On that cold morning in Sydney, the Mushroom Farm’s workers came together in an Appreciative Inquiry Summit to share and collaborate as equal members, where the sum of the whole was bigger than the parts; where rank, job title, sex, age or nationality were irrelevant. Every person that morning was an equal player and every story mattered in the process of co-innovating a shared future through the lens of wholeness which is the combination of strengths at scale.
See Part One: The Disruptive Power of Wholeness
This was not usual, in fact it had never happened before, not at the Mushroom Farm. Management is top down, hierarchical and manages its parts from Deficit, with no concept that the workforce on the ground floor are equals in the co-creative stakes.
Deficit Mindset believes that life, business and workers are problems to be solved. Deficit sees the world as a tough place, the survival of the fittest; where we scheme, scramble and fight our way to the top of the tree with only one winner. It is a business mindset which is hierarchical and controlling: where power is vested in the top and decisions are made for ME not WE. Deficit Mindset aims to hoard, protect, barter, take, subdue and dominate. Deficit Mindset sees everything and everyone through the lens of money, cost and machines; workers are a necessary evil, doing the work that can’t be performed by the machines alone or outsourced. People are numbers on a balance sheet, cogs in the machine to be hired or replaced at will because one pair of hands is like another right?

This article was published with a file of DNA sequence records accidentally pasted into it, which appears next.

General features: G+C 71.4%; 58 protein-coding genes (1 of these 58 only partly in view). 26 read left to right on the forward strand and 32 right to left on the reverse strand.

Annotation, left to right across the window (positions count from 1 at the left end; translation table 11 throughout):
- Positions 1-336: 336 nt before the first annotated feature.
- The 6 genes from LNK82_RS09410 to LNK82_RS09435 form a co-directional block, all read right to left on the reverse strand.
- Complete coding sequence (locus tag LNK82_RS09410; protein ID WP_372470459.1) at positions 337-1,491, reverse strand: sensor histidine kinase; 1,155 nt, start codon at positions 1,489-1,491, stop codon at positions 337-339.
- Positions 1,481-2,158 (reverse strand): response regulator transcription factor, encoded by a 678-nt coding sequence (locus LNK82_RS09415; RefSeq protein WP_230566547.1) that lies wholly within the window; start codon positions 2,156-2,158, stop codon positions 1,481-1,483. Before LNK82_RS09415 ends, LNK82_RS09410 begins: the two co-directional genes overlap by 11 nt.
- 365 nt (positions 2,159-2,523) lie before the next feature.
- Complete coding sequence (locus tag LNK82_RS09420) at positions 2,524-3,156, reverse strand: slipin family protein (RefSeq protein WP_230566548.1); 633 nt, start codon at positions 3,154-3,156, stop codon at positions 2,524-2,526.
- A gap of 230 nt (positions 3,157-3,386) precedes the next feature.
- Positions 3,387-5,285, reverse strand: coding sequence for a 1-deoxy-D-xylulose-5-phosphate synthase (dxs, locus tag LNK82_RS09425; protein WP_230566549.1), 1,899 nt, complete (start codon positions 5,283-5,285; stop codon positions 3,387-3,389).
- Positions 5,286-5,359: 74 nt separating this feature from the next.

According to Gallup, in Aussie, only 25% of the workforce is engaged at work, 13% globally. I call the engaged workers Contributors, and a workplace Culture of Contribution is the fuel that drives innovation. Contributors work for leaders who see the world through the lens of Abundance, where the wholeness of every individual – their strengths – is engaged and brought into play together with the strengths of others to do more with more, not more with less.
The Mushroom Farm’s CEO, Allen, had been brought up in the deficit world. He engaged his workers with their hands but asked them to leave their heads (the imaginative bits) and their hearts in the locker rooms each morning, along with their smart phones.
Gary Hamel, a leading thinker about the future of business, said that in order to survive and prosper, all companies need to innovate and to do so by engaging the strengths, ideas and passions of their people. He said that engagement is not an option but the core of the future enterprise.
Some years ago, The Gallup Group, who have been studying engagement for years on a global scale, came up with the finding that engaged workers – The Contributors – are first engaged from the heart, then, and only then, their heads and hands. It follows then, that the process of innovation requires a process of engaging a workforce to collaborate and co-create and it starts with the heart, not the head.